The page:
Sometimes, technology diplomacy has to operate where the lines between nation-states and private companies are blurred, as with China’s Huawei and ZTE. There are also issues with technology companies working in areas that involve national security sensitivities, such as supercomputing hardware. Here, tech diplomats must tread the fine line between corporate freedoms, global balances of power and issues of national interest — often with incomplete information due to the unwillingness of all parties to fully disclose all the relevant information.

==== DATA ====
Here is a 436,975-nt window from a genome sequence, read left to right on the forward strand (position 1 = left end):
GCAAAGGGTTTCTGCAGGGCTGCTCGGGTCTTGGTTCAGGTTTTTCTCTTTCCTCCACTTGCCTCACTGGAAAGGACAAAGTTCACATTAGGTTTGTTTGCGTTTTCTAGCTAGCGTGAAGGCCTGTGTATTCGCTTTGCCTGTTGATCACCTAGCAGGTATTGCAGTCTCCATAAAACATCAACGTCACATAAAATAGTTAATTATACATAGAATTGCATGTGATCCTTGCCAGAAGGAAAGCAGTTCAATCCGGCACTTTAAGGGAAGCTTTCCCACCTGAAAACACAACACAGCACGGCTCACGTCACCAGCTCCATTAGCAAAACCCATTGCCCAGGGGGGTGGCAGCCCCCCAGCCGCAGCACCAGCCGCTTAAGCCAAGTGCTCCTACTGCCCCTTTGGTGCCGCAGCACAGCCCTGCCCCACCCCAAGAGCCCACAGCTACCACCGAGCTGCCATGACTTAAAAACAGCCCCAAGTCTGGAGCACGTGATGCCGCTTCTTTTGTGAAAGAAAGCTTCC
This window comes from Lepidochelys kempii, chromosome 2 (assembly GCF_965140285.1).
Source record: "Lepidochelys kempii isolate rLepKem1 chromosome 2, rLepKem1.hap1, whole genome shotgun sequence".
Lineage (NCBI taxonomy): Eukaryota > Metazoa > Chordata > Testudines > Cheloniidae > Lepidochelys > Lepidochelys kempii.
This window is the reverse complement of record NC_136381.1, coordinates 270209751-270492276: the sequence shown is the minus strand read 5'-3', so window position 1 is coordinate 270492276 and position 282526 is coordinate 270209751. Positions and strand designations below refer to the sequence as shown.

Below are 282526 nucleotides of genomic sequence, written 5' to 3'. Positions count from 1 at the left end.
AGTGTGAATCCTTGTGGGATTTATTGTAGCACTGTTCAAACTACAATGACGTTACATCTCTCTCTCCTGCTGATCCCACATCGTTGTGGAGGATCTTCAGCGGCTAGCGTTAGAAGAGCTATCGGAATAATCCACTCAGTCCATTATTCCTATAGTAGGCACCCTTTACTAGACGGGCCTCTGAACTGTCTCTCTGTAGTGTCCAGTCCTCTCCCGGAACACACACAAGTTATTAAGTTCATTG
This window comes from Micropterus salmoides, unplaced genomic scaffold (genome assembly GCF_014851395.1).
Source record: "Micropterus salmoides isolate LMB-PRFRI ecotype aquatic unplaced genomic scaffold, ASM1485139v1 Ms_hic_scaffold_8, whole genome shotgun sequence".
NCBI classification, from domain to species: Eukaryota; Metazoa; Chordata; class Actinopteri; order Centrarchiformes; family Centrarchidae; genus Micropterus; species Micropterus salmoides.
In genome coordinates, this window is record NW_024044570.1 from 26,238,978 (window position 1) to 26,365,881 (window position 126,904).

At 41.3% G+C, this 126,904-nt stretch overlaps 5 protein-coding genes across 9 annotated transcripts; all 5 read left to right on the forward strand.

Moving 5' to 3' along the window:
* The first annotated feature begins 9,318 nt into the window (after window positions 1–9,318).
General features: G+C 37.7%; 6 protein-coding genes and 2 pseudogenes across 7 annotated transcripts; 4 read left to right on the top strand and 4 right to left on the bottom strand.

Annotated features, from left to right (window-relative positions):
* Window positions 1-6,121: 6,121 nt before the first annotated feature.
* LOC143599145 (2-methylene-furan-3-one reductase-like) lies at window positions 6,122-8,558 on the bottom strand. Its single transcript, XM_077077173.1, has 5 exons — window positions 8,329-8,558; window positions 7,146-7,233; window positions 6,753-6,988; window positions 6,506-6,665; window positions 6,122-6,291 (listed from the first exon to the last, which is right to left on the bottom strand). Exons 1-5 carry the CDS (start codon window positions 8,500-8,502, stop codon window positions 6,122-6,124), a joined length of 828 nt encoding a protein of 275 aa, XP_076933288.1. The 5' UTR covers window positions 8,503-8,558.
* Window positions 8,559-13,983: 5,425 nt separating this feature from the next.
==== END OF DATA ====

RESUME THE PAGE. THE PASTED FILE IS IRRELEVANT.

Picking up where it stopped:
In some regions, where regulatory environments are weak, hobbyists, activists and grass roots organisations are pushing the boundaries of science with their work on anti-aging therapies and gene editing, some of which can influence regulatory policy-making, and sometimes accelerating the pace of change. Even small-scale companies, if they are significant employers in a region, can influence local political decision-making and tech-related legislation.
All of these various initiatives demonstrate the rising importance of transnational, non-state and even individual or small-group actors to local and global governance, something that the field of science and tech diplomacy must navigate.